Immensity of the Himalays
On Wednesday afternoon Tho and me took a car (and driver….difficult to drive on these winding mountain roads even for swiss standards) to join a conference organized by RUB (Royal University
of Bhutan) in Gedu.
When we said to our friends and colleagues that we go to Gedu, they all said: Oh! It will be foggy…or…what a miserable place, always foggy…
In the Lonely Planet guide
Gedu is only mentioned as a place one passes through. But actually there is a big department of the RUB, with many students.
Gedu is on the way from Thimpu to Phunseling, towards the Indian boarder to the south of the country. About 4
hours drive from Thimpu.
The Plumvillage team will come on this road as they will fly to Bagdora, India and from there take a bus up, up, up to Thimpu, their way passes through Gedu.
I am very happy I took this ride as I could experience
the IMMENSITY of the Himalayas and the isolated and complex geography of this country. It is just endless mountains everywhere…The approach towards Thimpu is just so impressive, only high mountain ranges, a few hamlets, gorges, rivers….mountains
mountains and mountains!
And of course it was really foggy arriving in Gedu! But as it was Indian Independence day and that 80% of the faculty staff of Gedu RUB is Indian we arrived to a very funny Indian party with nice Indian food.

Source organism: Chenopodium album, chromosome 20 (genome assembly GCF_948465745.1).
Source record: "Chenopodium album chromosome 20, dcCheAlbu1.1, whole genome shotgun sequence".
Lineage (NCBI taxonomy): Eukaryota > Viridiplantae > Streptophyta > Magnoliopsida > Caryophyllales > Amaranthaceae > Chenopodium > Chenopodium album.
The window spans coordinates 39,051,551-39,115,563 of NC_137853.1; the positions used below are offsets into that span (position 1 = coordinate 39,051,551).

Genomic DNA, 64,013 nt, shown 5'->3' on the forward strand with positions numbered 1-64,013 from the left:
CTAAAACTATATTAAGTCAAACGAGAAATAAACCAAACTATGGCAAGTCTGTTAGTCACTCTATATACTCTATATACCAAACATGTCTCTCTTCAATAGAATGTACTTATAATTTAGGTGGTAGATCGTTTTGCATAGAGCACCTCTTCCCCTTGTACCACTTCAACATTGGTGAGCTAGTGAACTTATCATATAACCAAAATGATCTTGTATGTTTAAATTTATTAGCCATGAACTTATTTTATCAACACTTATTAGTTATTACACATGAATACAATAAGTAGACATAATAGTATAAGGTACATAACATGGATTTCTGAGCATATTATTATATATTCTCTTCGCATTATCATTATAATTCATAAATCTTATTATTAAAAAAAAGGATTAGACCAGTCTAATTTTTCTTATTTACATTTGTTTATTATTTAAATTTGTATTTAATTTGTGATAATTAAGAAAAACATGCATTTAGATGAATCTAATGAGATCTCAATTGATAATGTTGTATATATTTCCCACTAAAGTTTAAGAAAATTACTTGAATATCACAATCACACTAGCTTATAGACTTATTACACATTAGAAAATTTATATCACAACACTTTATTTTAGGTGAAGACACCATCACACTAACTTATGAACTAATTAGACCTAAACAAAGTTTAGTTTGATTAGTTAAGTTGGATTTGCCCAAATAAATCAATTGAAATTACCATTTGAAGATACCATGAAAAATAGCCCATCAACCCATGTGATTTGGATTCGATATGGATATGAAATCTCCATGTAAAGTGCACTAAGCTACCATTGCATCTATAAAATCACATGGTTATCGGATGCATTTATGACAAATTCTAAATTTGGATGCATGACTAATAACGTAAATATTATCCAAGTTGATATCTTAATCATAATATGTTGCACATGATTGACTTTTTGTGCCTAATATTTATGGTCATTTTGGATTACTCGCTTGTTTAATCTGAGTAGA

Tho’s keynote address was very good and all the contributions in this workshop very interesting. It was a workshop for young researchers.
Until now there are no PHD programs in Bhutan. Students have to go abroad to do their PHD,
but it is now that all this is starting to be developed in the country and it is exciting to feel this pioneer spirit of “the first time” that certain things are being done here.
When you experience the geography of this country
it is clear that they have been (and still are in a way) isolated. It is so scarcely inhabited that it is unimaginable that economic development can be done in a traditional way…4 hours drive from hamlet to hamlet, some regions still 2-4 days walk from
a main road.
I always say to Tho it is a country of “introverts” as solitude and isolation seem to be very much the traditional lifestyle.
Most of Bhutan’s leaders and most of the “important”
people we meet have grown up in one of these isolated villages. When we see or hear of their birthplace, like the Prime Ministers home in Bhumtang, but also when we hear stories where this or that Minister grew up, it is amazing to think that in a way they
come from a lifestyle almost comparable to middle ages, hours of walk to a main road, with stories of Yeti’s and nature spirits still alive, with physical hardships of ice cold winters, scarce resources and almost no connection to the “outside
world”, and to see how now they are stepping into the 21st century with the intelligence and awareness of a “post modern consciousness”.
I wonder if the next generation of leaders, who grew up in cities, with
internet, with all the distractions and temptations of modern life will be as wise?